No, we didn't have deep Computer Science constructs such as generics, delegates or lambda functions. But for 95% of Line-of-Business applications being able to bang it out in a week won over spending three months designing a beautifully pure architecturally perfect platform. Yes, there were times I was knee deep in VB6 code and wished I'd written it in Java, or C++ for that matter. But there were plenty of other times when the speed of connecting everything up and plugging in a tiny bit of business logic *while the user who needed it was there* made me much happier.
Good programmers write good code no matter what language they are using - bad programmers can make a mess in C#, F#, Erlang ...
Today we not only have gigantic frameworks, but the prevalence of the internet means it's nigh on impossible to have confidence your code will work, keep working, and deploy nicely to a new server too. If it's not Patch Tuesday tripping something up, it's a minor undocumented glitch buried somewhere deep in the recesses of the millions of lines of code on top of which your three text boxes and a button app sits. Anyone who tells you every single deployment they have made with .net went without a hitch has either been amazingly lucky; is a genius who has someone psychically absorbed all the workarounds required for various non-working pieces of the framework; or has only written tiny simple "example code" systems.
The people who comment that no-one should take 20 minutes to compile an application seem unaware that the world has been in recession since 2007.
A former employer has staff still using 2006-era machines. Hard to justify buying new shiny-shiny when staff are being ushered out the door to the dole queue.
But customers still want their new systems, so the poor programmer has to run at least VS2010 on a wheezing 2-4Gb Core2Something. Should the coder need a fire-breather of a new machine with "more processing power than a Cray" just to create a tiny little tool that makes querying someone's database easier? Probably not.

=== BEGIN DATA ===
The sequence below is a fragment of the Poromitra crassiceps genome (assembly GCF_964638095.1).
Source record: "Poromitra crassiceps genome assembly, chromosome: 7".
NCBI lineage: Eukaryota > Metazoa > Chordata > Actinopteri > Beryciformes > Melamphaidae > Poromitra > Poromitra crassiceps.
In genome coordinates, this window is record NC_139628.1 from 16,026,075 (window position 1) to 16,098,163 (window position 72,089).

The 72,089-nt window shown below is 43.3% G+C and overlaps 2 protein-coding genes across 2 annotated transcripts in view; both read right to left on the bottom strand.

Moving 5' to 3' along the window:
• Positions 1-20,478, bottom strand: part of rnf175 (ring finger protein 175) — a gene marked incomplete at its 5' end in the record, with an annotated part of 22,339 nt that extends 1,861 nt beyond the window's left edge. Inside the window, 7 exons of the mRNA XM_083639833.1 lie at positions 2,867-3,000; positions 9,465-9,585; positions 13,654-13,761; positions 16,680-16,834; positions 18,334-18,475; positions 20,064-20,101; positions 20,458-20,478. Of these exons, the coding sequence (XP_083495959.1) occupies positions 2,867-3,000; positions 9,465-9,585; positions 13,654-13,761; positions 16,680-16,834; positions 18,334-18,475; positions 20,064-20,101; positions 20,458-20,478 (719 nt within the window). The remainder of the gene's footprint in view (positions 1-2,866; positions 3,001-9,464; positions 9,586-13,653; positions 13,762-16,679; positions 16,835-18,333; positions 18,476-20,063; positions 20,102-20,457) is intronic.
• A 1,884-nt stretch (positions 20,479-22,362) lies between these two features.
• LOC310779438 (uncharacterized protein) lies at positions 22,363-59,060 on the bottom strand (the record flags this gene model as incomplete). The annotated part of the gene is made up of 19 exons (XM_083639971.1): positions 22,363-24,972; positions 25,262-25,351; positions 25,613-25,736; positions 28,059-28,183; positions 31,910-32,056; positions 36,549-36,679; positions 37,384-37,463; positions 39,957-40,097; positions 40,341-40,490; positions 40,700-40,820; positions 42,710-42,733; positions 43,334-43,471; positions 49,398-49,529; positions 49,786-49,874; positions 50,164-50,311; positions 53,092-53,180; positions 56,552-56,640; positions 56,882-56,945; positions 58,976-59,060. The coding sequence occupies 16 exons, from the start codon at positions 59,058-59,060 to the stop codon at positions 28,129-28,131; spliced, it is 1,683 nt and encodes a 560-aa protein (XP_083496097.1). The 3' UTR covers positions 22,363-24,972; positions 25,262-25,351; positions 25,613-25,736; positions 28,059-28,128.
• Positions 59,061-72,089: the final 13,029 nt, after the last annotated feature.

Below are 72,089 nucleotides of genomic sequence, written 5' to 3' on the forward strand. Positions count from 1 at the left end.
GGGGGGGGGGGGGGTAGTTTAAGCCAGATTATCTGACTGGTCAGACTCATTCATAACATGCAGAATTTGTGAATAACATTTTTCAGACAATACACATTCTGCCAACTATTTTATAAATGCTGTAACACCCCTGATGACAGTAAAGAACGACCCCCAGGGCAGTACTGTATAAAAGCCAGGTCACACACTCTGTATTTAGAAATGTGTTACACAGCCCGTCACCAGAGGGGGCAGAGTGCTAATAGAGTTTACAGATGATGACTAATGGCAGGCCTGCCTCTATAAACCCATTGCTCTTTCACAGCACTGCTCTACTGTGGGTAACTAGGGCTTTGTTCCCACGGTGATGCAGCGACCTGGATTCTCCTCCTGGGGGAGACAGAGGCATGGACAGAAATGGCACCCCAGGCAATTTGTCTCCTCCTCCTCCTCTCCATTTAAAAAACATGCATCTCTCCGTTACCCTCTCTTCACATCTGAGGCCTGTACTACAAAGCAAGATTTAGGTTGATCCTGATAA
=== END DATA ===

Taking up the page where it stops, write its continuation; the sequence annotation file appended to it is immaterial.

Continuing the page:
It is the pareto effect at work - as the old joke goes, 80% of problems can be solved with duct tape and WD40. But as programmers we have a horrible tendency to dismantle the entire house just to fix a light switch.
"'Speed is Life' - The Israeli Air Force"
All pilots say that. Stop moving and you stop flying as your wings stop generating lift (*)
The second part of the saying is " and Altitude is life insurance". Since you can convert height to speed by diving (i.e. gliding if the engine stops).
That isn't to say it doesn't also hold true for avoiding the missiles of course as if you are high and fast then the interceptor has to go a long way both vertically and laterally in order to close with you.
However, as radars operate line of sight if you cruise along at 100,000 feet you are making it very easy for the enemy to spot you coming from a long long way. So they have plenty of time to get their missile to the same altitude.
The U-2 incident was a nasty shock as no-one thought the Soviets had updated their WWII lend-lease radar units to see above 60,000 feet. Turns out they had and in fact, today you can't get high enough to avoid detection. Hence the old idea of hugging the ground to use the "line of sight" limitation on the radar - it can't see round the curvature of the earth. But an AWACS can. As can a satellite if you are hoofing along at Mach 6 leaving a thermal trail visible from space. In fact, this aircraft would almost certainly be bright enough to trip ICBM launch detection satellites.
So unfortunately there is no altitude at which the aircraft can avoid being detected from several hundred miles away.
That means you only hope is to be travelling so fast there isn't time to put a missile in the air.
Unfortunately there are already claimed Mach-12 missiles out there (The S-400, http://www.dtig.org/docs/S-300_Familie.pdf).
Since space launch requires around Mach 25, a Mach 12 SAM is not unreasonable even if its performance has been slightly exaggerated. More importantly with 20 years to get ready, taking a Mach 25 ICBM and converting it to a SAM is not going to be a huge stretch.
So we have an aircraft which is visible around half an hour before it arrives overhead and is flying at about between one half to one quarter the speed of any intercepting missile.